Michael Bauer, food critic for the San Francisco Chronicle, just released his annual list of the top 100 Bay Area restaurants.
The list overlooks a lot of really good Napa establishments, but the two included, Oenotri and Miminashi, absolutely deserve to be recognized.
That’s high praise for Curtis Di Fede – he was the opening chef and an original owner/partner at Oenotri, and now owns and is chef at Miminashi, which celebrates its first year in business tomorrow.
Although Di Fede is a serious foodie, his family is steeped in the wine business. His great grandfather, Fred Abruzzini, was the third winemaker at Beringer.
His grandfather grew grapes, an uncle was cellar master at Trefethen, and his mom is a grape grower. But Di Fede’s passion has always been food.
His resume reads like an aspiring chef’s dream, beginning with attending the Cordon Blue of London.
He then did stints at Tra Vigne, Terra, and Bouchon here in the valley; The Fat Duck in London, rated the number one restaurant in the world at that time; and Commander’s Palace in Las Vegas, known nationwide as one of the best places for Creole cooking.
While it was mostly all positive, a couple of the places left him with a bad taste. However, those helped inform his restaurant vision.
In one of the kitchens he was in, the drama was constant and the environment tense.
“I hated it,” Di Fede said. “I decided that I would never run a kitchen that way.” He is also turned off by the atmosphere in most fine dining restaurants.
“The food might be incredible, but the places are too stuffy.” He was determined that the experience at Oenotri, and now Miminashi, would be fun for staff and customers alike.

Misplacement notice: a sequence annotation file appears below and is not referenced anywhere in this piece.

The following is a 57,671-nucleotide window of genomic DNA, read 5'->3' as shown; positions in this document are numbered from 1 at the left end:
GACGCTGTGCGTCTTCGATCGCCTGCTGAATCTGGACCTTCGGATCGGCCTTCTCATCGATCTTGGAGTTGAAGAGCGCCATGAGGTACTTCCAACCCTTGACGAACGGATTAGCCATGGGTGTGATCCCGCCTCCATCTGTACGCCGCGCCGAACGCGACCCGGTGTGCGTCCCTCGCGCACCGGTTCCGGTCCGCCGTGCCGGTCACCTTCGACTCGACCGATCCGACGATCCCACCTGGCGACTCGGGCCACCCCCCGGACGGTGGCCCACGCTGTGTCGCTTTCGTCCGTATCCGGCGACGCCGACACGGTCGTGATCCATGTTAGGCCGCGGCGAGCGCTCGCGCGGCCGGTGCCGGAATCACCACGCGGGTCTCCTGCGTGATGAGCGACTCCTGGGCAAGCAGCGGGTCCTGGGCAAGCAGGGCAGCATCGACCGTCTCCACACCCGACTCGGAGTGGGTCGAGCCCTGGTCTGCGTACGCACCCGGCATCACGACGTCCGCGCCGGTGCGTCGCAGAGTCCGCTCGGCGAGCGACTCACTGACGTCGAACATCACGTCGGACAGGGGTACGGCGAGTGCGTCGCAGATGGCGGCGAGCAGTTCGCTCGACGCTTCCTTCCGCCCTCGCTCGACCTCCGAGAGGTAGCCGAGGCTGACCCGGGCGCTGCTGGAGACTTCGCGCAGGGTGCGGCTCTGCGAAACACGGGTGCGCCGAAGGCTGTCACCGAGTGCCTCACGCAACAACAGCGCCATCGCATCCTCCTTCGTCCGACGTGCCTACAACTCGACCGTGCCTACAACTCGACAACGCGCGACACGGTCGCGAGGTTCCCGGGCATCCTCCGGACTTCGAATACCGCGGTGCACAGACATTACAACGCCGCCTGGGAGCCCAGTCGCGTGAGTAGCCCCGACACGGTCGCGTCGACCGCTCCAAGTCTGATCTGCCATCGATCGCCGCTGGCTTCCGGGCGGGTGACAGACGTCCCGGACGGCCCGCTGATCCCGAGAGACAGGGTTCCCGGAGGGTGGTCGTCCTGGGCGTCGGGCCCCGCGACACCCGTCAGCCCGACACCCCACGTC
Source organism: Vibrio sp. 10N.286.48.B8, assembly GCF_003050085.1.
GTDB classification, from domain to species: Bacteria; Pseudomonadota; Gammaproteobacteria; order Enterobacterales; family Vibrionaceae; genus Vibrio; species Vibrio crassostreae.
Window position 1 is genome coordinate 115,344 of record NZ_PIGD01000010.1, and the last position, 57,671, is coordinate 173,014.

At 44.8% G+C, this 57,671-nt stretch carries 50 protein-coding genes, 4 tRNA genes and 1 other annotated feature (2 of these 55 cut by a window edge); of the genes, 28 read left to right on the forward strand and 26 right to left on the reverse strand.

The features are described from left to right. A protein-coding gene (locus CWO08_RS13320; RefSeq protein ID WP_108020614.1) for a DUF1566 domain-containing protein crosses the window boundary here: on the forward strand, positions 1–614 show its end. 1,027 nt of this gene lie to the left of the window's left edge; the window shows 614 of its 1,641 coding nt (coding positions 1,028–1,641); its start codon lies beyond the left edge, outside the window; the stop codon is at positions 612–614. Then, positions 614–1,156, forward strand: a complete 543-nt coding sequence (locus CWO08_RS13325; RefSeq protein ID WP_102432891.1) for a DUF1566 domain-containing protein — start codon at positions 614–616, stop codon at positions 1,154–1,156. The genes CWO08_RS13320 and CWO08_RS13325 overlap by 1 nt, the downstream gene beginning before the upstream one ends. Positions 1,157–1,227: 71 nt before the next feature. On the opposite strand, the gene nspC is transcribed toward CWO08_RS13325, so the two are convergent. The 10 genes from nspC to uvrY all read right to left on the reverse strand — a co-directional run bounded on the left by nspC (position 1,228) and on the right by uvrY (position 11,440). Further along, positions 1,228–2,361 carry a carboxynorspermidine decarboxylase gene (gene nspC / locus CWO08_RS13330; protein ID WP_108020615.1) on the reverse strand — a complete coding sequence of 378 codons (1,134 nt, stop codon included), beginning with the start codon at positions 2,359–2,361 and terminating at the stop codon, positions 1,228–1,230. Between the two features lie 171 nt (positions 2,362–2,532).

“Miminashi has a wonderful bar, easy, clean food, and soft serve ice cream.” That makes for a relaxed experience.
The switch to Japanese food was an epiphany Di Fede had after spending time in Japan, really getting to know the cuisine. It has allowed him to stretch creatively and go in new directions.
“There was a niche in Napa for less expensive Japanese food that isn’t sushi,” he said.
Miminashi is a natural for both individuals and groups.
“We get a lot of solo diners who come in for a Ramen or rice bowl, while groups come in to share menu items.”
Just prior to opening Miminashi, Di Fede taught cooking classes on cruise ships for Bon Appetit.
He might still be sailing around the world, but met and fell in love with Jessica Pinzon, now his fiancé and manager of the beverage program at Miminashi.
Di Fede credits Pinzon and his management team with the success of the restaurant.
“The moment you think you can do it all alone, you’ll fail.”
821 Coombs Street. Lunch, M-F, dinner daily.
See you downtown!